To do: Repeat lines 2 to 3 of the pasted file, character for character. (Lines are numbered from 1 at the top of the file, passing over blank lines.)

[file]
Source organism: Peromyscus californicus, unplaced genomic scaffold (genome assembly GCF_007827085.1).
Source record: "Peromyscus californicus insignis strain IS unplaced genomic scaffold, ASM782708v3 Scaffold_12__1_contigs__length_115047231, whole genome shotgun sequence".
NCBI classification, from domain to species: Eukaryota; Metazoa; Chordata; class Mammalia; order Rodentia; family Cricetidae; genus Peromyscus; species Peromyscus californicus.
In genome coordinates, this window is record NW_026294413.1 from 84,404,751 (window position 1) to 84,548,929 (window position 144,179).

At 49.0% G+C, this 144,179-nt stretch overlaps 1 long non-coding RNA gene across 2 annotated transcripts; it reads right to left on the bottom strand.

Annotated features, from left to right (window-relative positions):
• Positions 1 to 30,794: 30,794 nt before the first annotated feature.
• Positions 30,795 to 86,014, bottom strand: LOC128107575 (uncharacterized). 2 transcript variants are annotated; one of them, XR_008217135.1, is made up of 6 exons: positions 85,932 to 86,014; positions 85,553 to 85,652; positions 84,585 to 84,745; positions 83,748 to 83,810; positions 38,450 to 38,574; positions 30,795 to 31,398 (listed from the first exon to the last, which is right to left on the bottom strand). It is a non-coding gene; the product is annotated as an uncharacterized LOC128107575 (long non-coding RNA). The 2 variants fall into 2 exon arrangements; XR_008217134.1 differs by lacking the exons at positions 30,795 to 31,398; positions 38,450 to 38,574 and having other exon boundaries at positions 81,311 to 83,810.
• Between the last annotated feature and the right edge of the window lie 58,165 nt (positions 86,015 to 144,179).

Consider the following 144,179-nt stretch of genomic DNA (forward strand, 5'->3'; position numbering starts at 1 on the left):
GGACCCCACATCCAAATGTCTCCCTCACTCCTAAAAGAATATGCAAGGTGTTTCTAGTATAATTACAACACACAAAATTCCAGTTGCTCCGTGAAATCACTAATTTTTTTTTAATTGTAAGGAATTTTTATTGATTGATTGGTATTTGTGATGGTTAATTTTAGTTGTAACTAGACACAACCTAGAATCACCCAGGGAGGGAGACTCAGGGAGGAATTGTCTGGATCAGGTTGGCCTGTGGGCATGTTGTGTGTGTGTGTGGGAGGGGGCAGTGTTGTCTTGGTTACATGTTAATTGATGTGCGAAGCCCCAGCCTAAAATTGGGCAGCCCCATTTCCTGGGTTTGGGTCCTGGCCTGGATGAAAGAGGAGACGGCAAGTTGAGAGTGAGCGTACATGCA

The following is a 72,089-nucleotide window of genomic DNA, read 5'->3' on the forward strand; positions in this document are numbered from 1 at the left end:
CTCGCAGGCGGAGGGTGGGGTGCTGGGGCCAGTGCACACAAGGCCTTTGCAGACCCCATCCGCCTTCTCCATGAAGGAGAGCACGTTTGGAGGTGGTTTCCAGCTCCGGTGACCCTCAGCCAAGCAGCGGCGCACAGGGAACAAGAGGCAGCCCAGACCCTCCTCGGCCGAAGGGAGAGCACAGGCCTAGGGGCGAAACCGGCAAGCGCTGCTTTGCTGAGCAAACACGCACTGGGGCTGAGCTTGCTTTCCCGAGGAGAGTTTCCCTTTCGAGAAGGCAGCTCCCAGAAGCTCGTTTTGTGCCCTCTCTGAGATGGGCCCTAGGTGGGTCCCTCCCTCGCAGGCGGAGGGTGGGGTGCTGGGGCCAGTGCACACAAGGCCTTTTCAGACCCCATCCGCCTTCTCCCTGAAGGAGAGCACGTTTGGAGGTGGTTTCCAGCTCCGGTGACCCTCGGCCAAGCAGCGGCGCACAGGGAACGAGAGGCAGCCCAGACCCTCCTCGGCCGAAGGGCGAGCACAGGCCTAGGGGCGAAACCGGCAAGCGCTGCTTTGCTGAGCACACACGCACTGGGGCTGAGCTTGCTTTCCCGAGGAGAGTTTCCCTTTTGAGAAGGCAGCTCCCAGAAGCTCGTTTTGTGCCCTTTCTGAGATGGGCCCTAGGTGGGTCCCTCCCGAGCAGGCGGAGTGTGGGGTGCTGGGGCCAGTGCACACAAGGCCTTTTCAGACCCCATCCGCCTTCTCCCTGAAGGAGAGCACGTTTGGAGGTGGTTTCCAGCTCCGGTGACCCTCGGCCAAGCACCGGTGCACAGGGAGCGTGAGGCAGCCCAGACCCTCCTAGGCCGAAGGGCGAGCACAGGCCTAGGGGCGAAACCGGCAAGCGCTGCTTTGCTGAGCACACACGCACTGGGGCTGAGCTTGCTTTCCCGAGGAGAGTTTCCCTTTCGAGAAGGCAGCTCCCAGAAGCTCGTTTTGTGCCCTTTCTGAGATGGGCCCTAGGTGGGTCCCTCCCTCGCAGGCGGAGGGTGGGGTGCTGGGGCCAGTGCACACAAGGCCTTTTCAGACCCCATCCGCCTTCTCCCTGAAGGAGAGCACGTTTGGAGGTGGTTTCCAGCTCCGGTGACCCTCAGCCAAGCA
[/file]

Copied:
Source record: "Peromyscus californicus insignis strain IS unplaced genomic scaffold, ASM782708v3 Scaffold_12__1_contigs__length_115047231, whole genome shotgun sequence".
NCBI classification, from domain to species: Eukaryota; Metazoa; Chordata; class Mammalia; order Rodentia; family Cricetidae; genus Peromyscus; species Peromyscus californicus.